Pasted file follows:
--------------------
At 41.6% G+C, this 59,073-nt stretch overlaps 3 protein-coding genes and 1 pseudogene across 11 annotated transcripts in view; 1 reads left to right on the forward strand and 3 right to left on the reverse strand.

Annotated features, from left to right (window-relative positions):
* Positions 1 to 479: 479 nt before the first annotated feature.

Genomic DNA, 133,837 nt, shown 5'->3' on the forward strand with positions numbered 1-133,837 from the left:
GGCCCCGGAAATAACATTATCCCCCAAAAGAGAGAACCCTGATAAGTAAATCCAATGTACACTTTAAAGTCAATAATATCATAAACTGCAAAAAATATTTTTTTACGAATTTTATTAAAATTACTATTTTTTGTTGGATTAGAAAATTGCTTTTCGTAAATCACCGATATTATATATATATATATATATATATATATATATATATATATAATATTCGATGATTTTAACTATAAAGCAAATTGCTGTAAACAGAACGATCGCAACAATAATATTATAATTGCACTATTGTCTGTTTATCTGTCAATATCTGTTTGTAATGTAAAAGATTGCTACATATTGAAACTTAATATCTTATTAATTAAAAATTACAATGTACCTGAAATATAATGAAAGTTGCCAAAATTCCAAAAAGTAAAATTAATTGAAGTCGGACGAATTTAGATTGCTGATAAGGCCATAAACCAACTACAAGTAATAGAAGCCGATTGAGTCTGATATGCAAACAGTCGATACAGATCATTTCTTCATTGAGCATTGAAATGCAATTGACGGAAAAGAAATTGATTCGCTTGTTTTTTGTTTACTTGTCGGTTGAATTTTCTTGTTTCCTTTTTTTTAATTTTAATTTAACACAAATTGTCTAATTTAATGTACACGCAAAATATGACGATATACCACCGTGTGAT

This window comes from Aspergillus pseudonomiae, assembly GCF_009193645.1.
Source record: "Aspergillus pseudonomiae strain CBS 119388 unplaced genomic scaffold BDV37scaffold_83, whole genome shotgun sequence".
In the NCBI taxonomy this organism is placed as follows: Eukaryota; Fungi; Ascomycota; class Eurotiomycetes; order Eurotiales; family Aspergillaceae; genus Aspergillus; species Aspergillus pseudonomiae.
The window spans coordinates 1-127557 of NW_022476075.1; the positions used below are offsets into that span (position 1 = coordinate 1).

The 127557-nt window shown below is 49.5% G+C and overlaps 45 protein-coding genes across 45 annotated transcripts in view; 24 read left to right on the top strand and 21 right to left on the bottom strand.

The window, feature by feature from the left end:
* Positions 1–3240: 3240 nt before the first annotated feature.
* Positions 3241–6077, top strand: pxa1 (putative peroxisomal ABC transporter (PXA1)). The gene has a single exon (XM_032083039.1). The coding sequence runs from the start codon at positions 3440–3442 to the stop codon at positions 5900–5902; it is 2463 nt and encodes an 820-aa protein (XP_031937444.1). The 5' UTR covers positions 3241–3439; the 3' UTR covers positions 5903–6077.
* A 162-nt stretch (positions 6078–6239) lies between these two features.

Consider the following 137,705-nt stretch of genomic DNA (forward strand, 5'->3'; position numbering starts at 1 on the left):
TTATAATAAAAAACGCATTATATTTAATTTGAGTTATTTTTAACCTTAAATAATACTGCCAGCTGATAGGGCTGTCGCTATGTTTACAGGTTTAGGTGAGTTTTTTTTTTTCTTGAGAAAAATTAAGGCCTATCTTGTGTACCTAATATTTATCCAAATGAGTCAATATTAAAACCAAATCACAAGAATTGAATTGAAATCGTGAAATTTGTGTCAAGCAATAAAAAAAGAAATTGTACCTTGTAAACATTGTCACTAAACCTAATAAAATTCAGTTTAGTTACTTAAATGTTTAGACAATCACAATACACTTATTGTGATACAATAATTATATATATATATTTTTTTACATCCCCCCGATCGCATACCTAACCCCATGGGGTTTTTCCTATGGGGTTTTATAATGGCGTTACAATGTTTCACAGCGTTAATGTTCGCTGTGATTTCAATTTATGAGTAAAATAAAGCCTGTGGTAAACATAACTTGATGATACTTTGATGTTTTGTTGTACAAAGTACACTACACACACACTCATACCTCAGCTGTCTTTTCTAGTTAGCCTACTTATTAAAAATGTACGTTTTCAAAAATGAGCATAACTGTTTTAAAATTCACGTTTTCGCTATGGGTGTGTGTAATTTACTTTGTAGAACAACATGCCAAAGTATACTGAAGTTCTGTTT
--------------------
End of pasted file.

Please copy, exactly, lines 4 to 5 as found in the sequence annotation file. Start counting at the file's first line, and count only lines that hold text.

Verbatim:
Genomic DNA, 133,837 nt, shown 5'->3' on the forward strand with positions numbered 1-133,837 from the left:
GGCCCCGGAAATAACATTATCCCCCAAAAGAGAGAACCCTGATAAGTAAATCCAATGTACACTTTAAAGTCAATAATATCATAAACTGCAAAAAATATTTTTTTACGAATTTTATTAAAATTACTATTTTTTGTTGGATTAGAAAATTGCTTTTCGTAAATCACCGATATTATATATATATATATATATATATATATATATATATATATAATATTCGATGATTTTAACTATAAAGCAAATTGCTGTAAACAGAACGATCGCAACAATAATATTATAATTGCACTATTGTCTGTTTATCTGTCAATATCTGTTTGTAATGTAAAAGATTGCTACATATTGAAACTTAATATCTTATTAATTAAAAATTACAATGTACCTGAAATATAATGAAAGTTGCCAAAATTCCAAAAAGTAAAATTAATTGAAGTCGGACGAATTTAGATTGCTGATAAGGCCATAAACCAACTACAAGTAATAGAAGCCGATTGAGTCTGATATGCAAACAGTCGATACAGATCATTTCTTCATTGAGCATTGAAATGCAATTGACGGAAAAGAAATTGATTCGCTTGTTTTTTGTTTACTTGTCGGTTGAATTTTCTTGTTTCCTTTTTTTTAATTTTAATTTAACACAAATTGTCTAATTTAATGTACACGCAAAATATGACGATATACCACCGTGTGAT